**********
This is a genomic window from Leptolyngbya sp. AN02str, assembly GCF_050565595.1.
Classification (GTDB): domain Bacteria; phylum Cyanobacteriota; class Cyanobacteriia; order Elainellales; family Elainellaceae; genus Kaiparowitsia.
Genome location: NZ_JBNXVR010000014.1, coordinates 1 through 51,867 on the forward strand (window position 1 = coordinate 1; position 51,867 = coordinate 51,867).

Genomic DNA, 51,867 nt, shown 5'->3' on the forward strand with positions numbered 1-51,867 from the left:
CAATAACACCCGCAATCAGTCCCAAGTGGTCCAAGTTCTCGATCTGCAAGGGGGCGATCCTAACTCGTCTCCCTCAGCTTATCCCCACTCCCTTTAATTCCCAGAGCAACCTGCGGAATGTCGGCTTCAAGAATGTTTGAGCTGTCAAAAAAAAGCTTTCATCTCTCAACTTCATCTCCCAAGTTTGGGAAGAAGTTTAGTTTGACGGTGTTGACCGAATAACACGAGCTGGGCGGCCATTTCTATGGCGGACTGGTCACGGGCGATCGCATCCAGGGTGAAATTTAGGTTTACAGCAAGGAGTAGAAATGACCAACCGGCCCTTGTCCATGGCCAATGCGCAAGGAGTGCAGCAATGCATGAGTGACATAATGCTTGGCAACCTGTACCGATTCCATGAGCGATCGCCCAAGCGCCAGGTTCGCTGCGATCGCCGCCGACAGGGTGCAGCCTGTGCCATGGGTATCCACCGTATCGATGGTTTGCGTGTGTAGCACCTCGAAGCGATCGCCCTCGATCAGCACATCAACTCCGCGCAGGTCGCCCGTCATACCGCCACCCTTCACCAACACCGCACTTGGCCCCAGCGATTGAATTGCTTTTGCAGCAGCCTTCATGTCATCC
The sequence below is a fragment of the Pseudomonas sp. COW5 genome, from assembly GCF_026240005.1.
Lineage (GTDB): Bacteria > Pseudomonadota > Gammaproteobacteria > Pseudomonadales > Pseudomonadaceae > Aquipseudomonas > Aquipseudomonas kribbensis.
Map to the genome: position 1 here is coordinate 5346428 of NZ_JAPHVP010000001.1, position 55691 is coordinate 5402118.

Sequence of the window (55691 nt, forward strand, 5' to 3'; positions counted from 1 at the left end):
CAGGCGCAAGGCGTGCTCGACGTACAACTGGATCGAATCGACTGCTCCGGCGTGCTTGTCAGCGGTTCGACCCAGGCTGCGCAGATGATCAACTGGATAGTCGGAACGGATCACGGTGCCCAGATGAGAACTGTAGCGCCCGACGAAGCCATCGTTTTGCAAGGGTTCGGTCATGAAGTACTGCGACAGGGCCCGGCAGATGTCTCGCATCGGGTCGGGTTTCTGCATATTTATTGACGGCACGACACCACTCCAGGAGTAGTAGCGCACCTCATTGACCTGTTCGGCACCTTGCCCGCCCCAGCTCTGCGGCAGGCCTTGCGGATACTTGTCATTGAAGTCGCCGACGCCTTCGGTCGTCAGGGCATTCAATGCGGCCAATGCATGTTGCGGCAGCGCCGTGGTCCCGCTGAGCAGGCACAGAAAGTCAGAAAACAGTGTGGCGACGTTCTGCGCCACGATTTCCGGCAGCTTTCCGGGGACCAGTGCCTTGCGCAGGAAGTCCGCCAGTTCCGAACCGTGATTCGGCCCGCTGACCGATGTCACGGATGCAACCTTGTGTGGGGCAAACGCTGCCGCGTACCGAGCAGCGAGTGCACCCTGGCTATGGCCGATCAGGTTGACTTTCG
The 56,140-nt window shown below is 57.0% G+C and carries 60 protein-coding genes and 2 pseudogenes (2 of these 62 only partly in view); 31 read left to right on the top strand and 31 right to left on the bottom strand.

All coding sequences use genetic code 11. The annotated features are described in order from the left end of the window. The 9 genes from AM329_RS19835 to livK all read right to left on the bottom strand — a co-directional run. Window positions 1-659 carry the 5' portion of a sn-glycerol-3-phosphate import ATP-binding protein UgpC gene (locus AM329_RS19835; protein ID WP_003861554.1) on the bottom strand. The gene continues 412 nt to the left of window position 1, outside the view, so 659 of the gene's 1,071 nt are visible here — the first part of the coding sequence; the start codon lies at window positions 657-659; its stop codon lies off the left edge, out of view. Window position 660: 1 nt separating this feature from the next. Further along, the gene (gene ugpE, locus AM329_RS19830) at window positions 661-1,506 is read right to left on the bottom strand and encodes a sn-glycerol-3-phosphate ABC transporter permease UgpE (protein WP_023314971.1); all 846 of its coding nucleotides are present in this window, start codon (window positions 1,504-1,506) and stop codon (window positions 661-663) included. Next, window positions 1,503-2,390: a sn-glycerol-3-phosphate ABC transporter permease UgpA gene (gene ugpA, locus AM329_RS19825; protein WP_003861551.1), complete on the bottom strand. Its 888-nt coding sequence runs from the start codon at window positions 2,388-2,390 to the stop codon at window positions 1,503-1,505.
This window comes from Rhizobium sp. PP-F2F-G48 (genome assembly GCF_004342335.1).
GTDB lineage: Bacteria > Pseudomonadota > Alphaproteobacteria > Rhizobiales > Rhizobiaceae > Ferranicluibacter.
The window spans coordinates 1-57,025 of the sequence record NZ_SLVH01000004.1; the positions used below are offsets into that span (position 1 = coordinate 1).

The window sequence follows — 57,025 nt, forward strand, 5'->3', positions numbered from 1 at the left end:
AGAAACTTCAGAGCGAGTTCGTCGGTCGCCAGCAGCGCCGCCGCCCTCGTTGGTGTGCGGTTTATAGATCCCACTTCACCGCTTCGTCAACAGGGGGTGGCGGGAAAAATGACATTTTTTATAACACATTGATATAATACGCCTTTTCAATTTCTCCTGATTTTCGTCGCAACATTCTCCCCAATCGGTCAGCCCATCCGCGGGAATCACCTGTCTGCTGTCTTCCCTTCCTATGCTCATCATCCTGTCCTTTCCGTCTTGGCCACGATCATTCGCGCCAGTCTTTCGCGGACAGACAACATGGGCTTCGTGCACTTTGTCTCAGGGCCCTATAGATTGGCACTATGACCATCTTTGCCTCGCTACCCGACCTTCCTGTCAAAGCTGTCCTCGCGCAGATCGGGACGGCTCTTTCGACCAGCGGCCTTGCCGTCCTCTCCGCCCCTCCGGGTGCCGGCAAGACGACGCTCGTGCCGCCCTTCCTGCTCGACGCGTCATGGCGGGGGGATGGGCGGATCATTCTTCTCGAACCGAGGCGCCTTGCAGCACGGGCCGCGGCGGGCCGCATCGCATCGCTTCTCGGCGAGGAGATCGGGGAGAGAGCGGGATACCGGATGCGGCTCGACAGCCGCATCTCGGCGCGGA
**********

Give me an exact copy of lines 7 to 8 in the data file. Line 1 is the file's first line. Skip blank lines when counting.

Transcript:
Lineage (GTDB): Bacteria > Pseudomonadota > Gammaproteobacteria > Pseudomonadales > Pseudomonadaceae > Aquipseudomonas > Aquipseudomonas kribbensis.
Map to the genome: position 1 here is coordinate 5346428 of NZ_JAPHVP010000001.1, position 55691 is coordinate 5402118.